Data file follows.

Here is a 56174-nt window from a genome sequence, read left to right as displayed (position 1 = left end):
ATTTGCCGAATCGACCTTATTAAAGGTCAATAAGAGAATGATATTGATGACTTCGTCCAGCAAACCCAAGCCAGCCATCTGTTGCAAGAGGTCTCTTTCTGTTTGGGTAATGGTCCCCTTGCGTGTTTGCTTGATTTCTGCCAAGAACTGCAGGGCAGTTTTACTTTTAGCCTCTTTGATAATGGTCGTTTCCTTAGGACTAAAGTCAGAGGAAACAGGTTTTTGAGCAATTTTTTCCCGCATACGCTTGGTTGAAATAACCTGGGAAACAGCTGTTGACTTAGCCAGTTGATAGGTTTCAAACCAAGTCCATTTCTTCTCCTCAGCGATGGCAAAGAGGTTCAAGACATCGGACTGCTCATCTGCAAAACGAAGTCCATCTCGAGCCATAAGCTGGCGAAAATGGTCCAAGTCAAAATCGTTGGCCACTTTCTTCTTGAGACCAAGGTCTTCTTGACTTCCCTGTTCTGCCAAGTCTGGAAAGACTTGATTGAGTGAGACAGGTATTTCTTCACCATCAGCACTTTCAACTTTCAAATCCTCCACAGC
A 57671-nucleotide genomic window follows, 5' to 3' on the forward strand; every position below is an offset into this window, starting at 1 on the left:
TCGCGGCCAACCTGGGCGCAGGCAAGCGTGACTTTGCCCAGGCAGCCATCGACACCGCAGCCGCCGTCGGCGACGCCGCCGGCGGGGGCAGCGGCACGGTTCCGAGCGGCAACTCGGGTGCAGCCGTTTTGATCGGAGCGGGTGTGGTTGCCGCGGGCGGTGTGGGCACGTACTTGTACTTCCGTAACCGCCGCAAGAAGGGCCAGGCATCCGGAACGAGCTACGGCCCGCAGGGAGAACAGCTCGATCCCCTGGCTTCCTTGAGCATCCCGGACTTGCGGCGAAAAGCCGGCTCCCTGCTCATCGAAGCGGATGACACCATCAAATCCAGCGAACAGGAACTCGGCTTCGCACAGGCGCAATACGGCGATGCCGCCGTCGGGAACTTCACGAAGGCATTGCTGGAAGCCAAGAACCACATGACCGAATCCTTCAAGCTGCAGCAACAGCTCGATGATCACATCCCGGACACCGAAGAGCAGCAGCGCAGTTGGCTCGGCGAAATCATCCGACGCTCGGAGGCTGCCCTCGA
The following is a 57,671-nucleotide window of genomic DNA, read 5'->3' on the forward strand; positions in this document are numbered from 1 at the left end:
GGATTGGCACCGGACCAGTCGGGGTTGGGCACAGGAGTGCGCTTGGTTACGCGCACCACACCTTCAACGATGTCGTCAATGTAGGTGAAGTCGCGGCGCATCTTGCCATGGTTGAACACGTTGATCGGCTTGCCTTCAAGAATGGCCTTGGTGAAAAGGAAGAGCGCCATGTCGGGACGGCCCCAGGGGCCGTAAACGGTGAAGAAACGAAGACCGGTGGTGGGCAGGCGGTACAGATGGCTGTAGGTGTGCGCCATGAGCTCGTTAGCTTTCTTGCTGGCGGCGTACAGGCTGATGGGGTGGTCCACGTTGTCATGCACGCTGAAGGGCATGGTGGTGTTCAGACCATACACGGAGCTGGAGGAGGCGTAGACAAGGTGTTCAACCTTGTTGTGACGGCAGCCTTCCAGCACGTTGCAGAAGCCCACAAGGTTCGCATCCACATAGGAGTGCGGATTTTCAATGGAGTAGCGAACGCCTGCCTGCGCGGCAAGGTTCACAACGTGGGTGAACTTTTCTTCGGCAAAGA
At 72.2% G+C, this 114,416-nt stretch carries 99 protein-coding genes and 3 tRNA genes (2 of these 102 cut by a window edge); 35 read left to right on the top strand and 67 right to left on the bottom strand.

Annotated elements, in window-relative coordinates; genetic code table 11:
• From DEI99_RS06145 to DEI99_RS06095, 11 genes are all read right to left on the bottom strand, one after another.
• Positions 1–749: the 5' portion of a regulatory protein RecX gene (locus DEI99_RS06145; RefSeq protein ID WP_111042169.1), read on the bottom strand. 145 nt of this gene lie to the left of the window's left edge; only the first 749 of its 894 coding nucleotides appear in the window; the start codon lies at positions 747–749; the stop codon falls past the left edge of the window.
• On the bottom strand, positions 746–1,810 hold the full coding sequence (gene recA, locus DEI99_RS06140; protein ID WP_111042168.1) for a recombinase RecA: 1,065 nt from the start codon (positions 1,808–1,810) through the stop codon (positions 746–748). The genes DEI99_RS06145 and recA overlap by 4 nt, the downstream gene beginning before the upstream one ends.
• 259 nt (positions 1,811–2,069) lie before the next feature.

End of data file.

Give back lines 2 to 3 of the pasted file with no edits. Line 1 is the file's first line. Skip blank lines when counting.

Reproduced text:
ATTTGCCGAATCGACCTTATTAAAGGTCAATAAGAGAATGATATTGATGACTTCGTCCAGCAAACCCAAGCCAGCCATCTGTTGCAAGAGGTCTCTTTCTGTTTGGGTAATGGTCCCCTTGCGTGTTTGCTTGATTTCTGCCAAGAACTGCAGGGCAGTTTTACTTTTAGCCTCTTTGATAATGGTCGTTTCCTTAGGACTAAAGTCAGAGGAAACAGGTTTTTGAGCAATTTTTTCCCGCATACGCTTGGTTGAAATAACCTGGGAAACAGCTGTTGACTTAGCCAGTTGATAGGTTTCAAACCAAGTCCATTTCTTCTCCTCAGCGATGGCAAAGAGGTTCAAGACATCGGACTGCTCATCTGCAAAACGAAGTCCATCTCGAGCCATAAGCTGGCGAAAATGGTCCAAGTCAAAATCGTTGGCCACTTTCTTCTTGAGACCAAGGTCTTCTTGACTTCCCTGTTCTGCCAAGTCTGGAAAGACTTGATTGAGTGAGACAGGTATTTCTTCACCATCAGCACTTTCAACTTTCAAATCCTCCACAGC
A 57671-nucleotide genomic window follows, 5' to 3' on the forward strand; every position below is an offset into this window, starting at 1 on the left: